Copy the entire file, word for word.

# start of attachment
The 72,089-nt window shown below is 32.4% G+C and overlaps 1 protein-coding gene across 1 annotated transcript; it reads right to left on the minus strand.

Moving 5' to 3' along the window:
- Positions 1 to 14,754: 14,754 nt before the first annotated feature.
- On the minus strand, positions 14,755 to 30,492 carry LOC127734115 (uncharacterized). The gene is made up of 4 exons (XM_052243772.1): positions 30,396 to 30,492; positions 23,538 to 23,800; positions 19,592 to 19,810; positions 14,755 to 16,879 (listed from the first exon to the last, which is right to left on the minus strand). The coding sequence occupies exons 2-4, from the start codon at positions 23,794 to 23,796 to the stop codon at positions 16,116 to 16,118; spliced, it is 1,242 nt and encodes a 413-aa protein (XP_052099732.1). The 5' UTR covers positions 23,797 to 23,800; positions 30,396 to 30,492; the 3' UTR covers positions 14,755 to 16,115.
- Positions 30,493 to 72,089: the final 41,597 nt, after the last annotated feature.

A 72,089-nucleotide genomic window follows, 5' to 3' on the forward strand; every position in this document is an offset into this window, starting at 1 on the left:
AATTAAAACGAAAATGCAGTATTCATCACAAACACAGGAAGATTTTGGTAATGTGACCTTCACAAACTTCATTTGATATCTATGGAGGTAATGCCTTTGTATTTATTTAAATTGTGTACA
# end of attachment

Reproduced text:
The 72,089-nt window shown below is 32.4% G+C and overlaps 1 protein-coding gene across 1 annotated transcript; it reads right to left on the minus strand.

Moving 5' to 3' along the window:
- Positions 1 to 14,754: 14,754 nt before the first annotated feature.
- On the minus strand, positions 14,755 to 30,492 carry LOC127734115 (uncharacterized). The gene is made up of 4 exons (XM_052243772.1): positions 30,396 to 30,492; positions 23,538 to 23,800; positions 19,592 to 19,810; positions 14,755 to 16,879 (listed from the first exon to the last, which is right to left on the minus strand). The coding sequence occupies exons 2-4, from the start codon at positions 23,794 to 23,796 to the stop codon at positions 16,116 to 16,118; spliced, it is 1,242 nt and encodes a 413-aa protein (XP_052099732.1). The 5' UTR covers positions 23,797 to 23,800; positions 30,396 to 30,492; the 3' UTR covers positions 14,755 to 16,115.
- Positions 30,493 to 72,089: the final 41,597 nt, after the last annotated feature.

A 72,089-nucleotide genomic window follows, 5' to 3' on the forward strand; every position in this document is an offset into this window, starting at 1 on the left:
AATTAAAACGAAAATGCAGTATTCATCACAAACACAGGAAGATTTTGGTAATGTGACCTTCACAAACTTCATTTGATATCTATGGAGGTAATGCCTTTGTATTTATTTAAATTGTGTACA